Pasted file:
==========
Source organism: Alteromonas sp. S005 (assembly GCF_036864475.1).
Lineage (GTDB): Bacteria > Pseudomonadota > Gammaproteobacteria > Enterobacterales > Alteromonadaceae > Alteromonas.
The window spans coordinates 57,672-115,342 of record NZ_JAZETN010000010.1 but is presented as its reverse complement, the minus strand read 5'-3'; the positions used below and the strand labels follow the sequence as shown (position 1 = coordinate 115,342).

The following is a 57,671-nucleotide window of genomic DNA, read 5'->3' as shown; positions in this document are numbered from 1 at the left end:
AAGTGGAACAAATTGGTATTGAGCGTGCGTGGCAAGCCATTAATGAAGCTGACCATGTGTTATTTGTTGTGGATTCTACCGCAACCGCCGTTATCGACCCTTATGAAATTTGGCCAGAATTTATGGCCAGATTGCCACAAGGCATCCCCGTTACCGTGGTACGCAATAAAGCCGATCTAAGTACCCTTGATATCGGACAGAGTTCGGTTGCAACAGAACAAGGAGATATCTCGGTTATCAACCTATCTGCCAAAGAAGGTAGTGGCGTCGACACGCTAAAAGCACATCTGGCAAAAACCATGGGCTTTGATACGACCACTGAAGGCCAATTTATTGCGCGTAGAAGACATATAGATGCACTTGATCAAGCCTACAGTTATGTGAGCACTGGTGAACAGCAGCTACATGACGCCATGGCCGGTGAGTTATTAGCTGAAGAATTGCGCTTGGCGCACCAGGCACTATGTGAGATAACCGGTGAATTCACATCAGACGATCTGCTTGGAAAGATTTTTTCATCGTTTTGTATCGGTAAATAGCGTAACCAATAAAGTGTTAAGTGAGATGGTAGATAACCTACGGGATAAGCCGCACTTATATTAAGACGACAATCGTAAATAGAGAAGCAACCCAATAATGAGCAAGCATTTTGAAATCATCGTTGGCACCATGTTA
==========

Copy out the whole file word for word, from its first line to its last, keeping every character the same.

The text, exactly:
Source organism: Alteromonas sp. S005 (assembly GCF_036864475.1).
Lineage (GTDB): Bacteria > Pseudomonadota > Gammaproteobacteria > Enterobacterales > Alteromonadaceae > Alteromonas.
The window spans coordinates 57,672-115,342 of record NZ_JAZETN010000010.1 but is presented as its reverse complement, the minus strand read 5'-3'; the positions used below and the strand labels follow the sequence as shown (position 1 = coordinate 115,342).

The following is a 57,671-nucleotide window of genomic DNA, read 5'->3' as shown; positions in this document are numbered from 1 at the left end:
AAGTGGAACAAATTGGTATTGAGCGTGCGTGGCAAGCCATTAATGAAGCTGACCATGTGTTATTTGTTGTGGATTCTACCGCAACCGCCGTTATCGACCCTTATGAAATTTGGCCAGAATTTATGGCCAGATTGCCACAAGGCATCCCCGTTACCGTGGTACGCAATAAAGCCGATCTAAGTACCCTTGATATCGGACAGAGTTCGGTTGCAACAGAACAAGGAGATATCTCGGTTATCAACCTATCTGCCAAAGAAGGTAGTGGCGTCGACACGCTAAAAGCACATCTGGCAAAAACCATGGGCTTTGATACGACCACTGAAGGCCAATTTATTGCGCGTAGAAGACATATAGATGCACTTGATCAAGCCTACAGTTATGTGAGCACTGGTGAACAGCAGCTACATGACGCCATGGCCGGTGAGTTATTAGCTGAAGAATTGCGCTTGGCGCACCAGGCACTATGTGAGATAACCGGTGAATTCACATCAGACGATCTGCTTGGAAAGATTTTTTCATCGTTTTGTATCGGTAAATAGCGTAACCAATAAAGTGTTAAGTGAGATGGTAGATAACCTACGGGATAAGCCGCACTTATATTAAGACGACAATCGTAAATAGAGAAGCAACCCAATAATGAGCAAGCATTTTGAAATCATCGTTGGCACCATGTTA